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What They Don't Tell You About Leftist Delegations

by Che Guevara Sunday, Apr. 05, 2009 at 10:24 AM

Know before you go.

Many leftist organizations, especially those who sponsor or engage in work in other countries offer special programs that they refer to as “delegations.”  These organizations range from Central America solidarity organizations to spiritual community organizations.  Going on a delegation can bring you in contact with many people and situations that you would never encounter by being a simple tourist or by traveling on business.  This aspect of participating in a delegation can be rewarding.  However, there is a dark side to the delegation gimmick and this essay seeks to make leftists aware of this dark side.  My intention is not to discourage participation in delegations.  On the contrary, my intention is to make volunteers more knowledgeable about the process they are participating in.  I feel compelled to do this because I believe most delegations are handled in a deceitful and manipulative way.  If you are aware of this beforehand, you will be better prepared to put your experiences into perspective and to better understand the people who are responsible for you when you are in a foreign land under their control.

I have been on several delegations with both solidarity organizations and spiritual organizations.  I have seen the delegation process both as participant and as an insider within an organization that offers delegations.  What I have learned is not very pleasant.  For the most part, these delegations are volunteer examples of the classic “bait and switch” technique used by unethical businesses.

When you read the information provided to you by an organization sponsoring delegations you will invariably read  about how the delegation is a learning experience and how you will be brought in contact with real people suffering sad realities.  This is true, but not in the way you will perceive it.  Yes, it will be a learning experience.  Everything in life is a learning experience.  Just walking down the street is a learning experience.  Only  in this case, you will learn exactly what it is that the sponsoring organization wants you to learn.  For example, you will not be free to experience the reality in your destination country exactly as it really is.  Instead, you will be herded together as a delegation and led through a sequence of short encounters with preselected individuals who will repeat scripts they have repeated dozens of times before.  They will do this not because they want to educate you, but because you are there and they need your time occupied for the length of your stay.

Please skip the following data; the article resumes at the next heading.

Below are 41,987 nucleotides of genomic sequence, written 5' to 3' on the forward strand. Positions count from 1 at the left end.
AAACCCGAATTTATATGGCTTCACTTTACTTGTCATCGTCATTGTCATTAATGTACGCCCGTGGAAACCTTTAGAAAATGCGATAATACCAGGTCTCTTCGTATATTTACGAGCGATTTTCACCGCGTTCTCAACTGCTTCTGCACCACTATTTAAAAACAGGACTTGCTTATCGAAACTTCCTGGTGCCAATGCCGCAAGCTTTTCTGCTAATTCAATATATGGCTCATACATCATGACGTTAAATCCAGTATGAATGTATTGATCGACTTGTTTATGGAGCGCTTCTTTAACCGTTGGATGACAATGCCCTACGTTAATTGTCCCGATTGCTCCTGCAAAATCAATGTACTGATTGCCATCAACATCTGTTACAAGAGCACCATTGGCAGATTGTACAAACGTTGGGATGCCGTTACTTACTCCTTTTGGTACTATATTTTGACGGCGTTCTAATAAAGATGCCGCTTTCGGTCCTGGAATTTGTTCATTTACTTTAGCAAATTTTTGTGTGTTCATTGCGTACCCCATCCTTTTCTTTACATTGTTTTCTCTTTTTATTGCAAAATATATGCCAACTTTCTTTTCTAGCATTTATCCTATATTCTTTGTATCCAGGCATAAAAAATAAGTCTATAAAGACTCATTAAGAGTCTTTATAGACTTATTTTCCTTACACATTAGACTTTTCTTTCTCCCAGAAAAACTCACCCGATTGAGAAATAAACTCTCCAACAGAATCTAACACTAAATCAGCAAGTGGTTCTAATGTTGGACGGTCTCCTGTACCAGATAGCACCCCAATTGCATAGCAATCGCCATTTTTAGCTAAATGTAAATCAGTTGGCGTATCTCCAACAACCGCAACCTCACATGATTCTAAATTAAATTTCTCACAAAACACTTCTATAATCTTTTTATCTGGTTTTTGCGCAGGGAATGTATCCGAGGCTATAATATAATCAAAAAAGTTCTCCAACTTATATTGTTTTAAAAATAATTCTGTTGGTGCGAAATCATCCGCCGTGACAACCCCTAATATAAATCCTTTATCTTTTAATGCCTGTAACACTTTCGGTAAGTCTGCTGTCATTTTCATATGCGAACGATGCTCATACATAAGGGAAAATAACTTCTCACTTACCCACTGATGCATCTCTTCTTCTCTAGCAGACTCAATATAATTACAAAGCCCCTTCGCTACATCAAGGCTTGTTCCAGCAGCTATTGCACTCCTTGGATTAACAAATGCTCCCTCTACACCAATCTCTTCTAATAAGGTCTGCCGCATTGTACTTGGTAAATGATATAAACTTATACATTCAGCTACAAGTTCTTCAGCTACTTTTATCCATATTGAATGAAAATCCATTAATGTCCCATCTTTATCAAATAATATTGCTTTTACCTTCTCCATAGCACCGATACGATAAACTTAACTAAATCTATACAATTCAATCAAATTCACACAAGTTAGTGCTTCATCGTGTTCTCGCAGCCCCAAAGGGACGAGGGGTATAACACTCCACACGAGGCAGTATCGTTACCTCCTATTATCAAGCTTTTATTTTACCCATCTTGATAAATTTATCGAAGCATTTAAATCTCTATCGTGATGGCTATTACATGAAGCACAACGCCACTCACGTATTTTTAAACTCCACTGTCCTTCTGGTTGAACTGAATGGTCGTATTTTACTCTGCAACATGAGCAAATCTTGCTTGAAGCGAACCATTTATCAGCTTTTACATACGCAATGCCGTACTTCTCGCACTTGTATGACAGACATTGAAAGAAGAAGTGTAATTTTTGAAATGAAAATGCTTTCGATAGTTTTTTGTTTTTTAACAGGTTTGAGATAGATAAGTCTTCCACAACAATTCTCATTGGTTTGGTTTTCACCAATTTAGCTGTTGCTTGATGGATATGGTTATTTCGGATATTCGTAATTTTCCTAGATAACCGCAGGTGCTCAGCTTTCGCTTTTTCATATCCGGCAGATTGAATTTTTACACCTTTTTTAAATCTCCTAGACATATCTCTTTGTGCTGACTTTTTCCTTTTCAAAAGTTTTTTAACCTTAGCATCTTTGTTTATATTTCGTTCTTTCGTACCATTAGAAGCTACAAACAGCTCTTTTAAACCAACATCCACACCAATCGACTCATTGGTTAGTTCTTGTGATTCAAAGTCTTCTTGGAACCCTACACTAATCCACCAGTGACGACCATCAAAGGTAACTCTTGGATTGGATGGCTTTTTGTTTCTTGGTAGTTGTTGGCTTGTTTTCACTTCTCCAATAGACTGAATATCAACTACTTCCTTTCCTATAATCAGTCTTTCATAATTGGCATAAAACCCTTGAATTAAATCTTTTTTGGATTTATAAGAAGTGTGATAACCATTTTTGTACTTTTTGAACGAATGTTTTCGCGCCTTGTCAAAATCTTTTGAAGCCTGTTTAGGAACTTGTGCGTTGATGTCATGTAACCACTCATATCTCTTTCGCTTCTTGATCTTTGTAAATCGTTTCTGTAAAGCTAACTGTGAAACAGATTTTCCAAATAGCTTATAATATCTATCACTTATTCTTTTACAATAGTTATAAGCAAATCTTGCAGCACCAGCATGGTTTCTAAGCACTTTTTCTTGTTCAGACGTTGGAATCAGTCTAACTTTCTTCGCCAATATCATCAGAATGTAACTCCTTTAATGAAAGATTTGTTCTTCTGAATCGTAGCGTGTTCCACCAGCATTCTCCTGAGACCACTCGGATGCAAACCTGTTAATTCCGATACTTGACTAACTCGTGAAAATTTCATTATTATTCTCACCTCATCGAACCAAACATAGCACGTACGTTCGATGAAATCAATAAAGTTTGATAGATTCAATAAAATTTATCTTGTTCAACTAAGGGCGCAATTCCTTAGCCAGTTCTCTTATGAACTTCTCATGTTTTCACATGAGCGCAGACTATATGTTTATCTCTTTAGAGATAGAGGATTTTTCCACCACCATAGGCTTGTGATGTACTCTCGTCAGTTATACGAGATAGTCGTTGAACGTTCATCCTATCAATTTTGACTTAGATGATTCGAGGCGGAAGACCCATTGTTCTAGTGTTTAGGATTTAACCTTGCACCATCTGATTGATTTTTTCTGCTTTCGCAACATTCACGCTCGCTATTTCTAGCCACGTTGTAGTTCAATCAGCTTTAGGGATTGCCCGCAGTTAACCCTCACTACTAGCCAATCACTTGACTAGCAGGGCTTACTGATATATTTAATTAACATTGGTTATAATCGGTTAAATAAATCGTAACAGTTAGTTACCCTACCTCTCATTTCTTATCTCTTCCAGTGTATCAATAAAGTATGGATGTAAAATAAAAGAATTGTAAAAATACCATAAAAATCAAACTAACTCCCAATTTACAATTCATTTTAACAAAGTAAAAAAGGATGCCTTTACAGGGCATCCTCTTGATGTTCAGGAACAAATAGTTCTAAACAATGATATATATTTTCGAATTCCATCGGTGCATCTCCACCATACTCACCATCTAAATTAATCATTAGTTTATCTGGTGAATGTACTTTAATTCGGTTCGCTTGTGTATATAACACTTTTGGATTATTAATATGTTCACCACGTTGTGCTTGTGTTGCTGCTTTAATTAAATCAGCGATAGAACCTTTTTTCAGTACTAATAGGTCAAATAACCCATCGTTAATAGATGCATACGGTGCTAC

Now, at first this sounds silly, but it is not.  If you understand the real reason that delegations exist, then the fact that everyone you meet on the delegation has met you to while away your time will come as no surprise.  The key to understanding the delegation gimmick is this: delegations are about money and only money.  That's the whole truth.  The only reason these organizations provide the “opportunity” to participate in a delegation is that delegations are big money earners.  If the sponsoring organization could just debit your bank account at will, there would be no delegations.

OK, so you've agreed to go on a delegation.  You will be told either to pay for your own transportation directly or you will be told that your transportation is included in the fee you pay for the delegation.  Whether the fee included transportation or not, it will definitely include the cost of meals and lodging.  One particular Central America solidarity organization also requires that you provide them with some large figure that they call your “spending money.”  Now, here is what will happen with this money.

You will find out that your lodging is cramped.  Other delegates will be crammed into the same room you are staying in.  The room will probably be in one of the worst hotels available.  It was chosen not for your security but for price.  Consequently, your lodging will be incredibly cheap for the sponsoring organization.  This cheap lodging price will not be reflected in the fee you pay for the delegation.  You may imagine that you are paying about $30 dollars per night for lodging, but you are really paying about $5.00 per night for lodging.   As for food, an attempt will be made to skip some meals along the way.  When food is provided, it will be inadequate and you will be pressured to consume as little as possible.  The reason for this is that all of the money that can be shaved off of your fee will be divided between the sponsoring organization and the groups you visit in the foreign country.  The goal is to progressively switch those funds you think you paid for food and lodging with nothing.  The consequence is a large sum of unspent money which will then be appropriated by the sponsoring organization.